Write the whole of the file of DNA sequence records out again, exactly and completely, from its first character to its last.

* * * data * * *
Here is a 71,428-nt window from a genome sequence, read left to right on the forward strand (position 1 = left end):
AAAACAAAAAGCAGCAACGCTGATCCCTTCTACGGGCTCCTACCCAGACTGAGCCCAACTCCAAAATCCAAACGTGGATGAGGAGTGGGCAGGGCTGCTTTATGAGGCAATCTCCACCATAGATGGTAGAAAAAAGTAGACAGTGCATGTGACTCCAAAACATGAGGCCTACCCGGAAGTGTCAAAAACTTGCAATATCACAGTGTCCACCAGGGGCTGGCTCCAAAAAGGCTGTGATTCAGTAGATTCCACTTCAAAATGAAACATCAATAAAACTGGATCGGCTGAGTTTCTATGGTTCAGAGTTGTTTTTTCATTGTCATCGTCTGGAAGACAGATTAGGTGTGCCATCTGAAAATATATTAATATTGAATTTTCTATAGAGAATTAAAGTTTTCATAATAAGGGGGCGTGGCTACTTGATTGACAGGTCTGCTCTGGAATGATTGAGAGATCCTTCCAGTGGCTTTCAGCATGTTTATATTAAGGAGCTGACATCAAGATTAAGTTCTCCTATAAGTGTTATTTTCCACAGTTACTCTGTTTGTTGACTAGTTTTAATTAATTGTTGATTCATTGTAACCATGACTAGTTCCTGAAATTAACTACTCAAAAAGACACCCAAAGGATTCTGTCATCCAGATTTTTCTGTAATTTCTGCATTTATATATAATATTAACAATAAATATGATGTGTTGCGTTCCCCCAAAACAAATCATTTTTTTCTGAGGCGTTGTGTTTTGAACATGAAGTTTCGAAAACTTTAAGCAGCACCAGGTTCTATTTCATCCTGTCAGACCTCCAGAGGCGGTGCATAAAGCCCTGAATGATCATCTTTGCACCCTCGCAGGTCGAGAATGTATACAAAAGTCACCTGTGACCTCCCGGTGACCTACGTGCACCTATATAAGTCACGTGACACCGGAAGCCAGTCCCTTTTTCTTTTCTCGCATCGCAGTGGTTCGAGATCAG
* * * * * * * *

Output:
Here is a 71,428-nt window from a genome sequence, read left to right on the forward strand (position 1 = left end):
AAAACAAAAAGCAGCAACGCTGATCCCTTCTACGGGCTCCTACCCAGACTGAGCCCAACTCCAAAATCCAAACGTGGATGAGGAGTGGGCAGGGCTGCTTTATGAGGCAATCTCCACCATAGATGGTAGAAAAAAGTAGACAGTGCATGTGACTCCAAAACATGAGGCCTACCCGGAAGTGTCAAAAACTTGCAATATCACAGTGTCCACCAGGGGCTGGCTCCAAAAAGGCTGTGATTCAGTAGATTCCACTTCAAAATGAAACATCAATAAAACTGGATCGGCTGAGTTTCTATGGTTCAGAGTTGTTTTTTCATTGTCATCGTCTGGAAGACAGATTAGGTGTGCCATCTGAAAATATATTAATATTGAATTTTCTATAGAGAATTAAAGTTTTCATAATAAGGGGGCGTGGCTACTTGATTGACAGGTCTGCTCTGGAATGATTGAGAGATCCTTCCAGTGGCTTTCAGCATGTTTATATTAAGGAGCTGACATCAAGATTAAGTTCTCCTATAAGTGTTATTTTCCACAGTTACTCTGTTTGTTGACTAGTTTTAATTAATTGTTGATTCATTGTAACCATGACTAGTTCCTGAAATTAACTACTCAAAAAGACACCCAAAGGATTCTGTCATCCAGATTTTTCTGTAATTTCTGCATTTATATATAATATTAACAATAAATATGATGTGTTGCGTTCCCCCAAAACAAATCATTTTTTTCTGAGGCGTTGTGTTTTGAACATGAAGTTTCGAAAACTTTAAGCAGCACCAGGTTCTATTTCATCCTGTCAGACCTCCAGAGGCGGTGCATAAAGCCCTGAATGATCATCTTTGCACCCTCGCAGGTCGAGAATGTATACAAAAGTCACCTGTGACCTCCCGGTGACCTACGTGCACCTATATAAGTCACGTGACACCGGAAGCCAGTCCCTTTTTCTTTTCTCGCATCGCAGTGGTTCGAGATCAG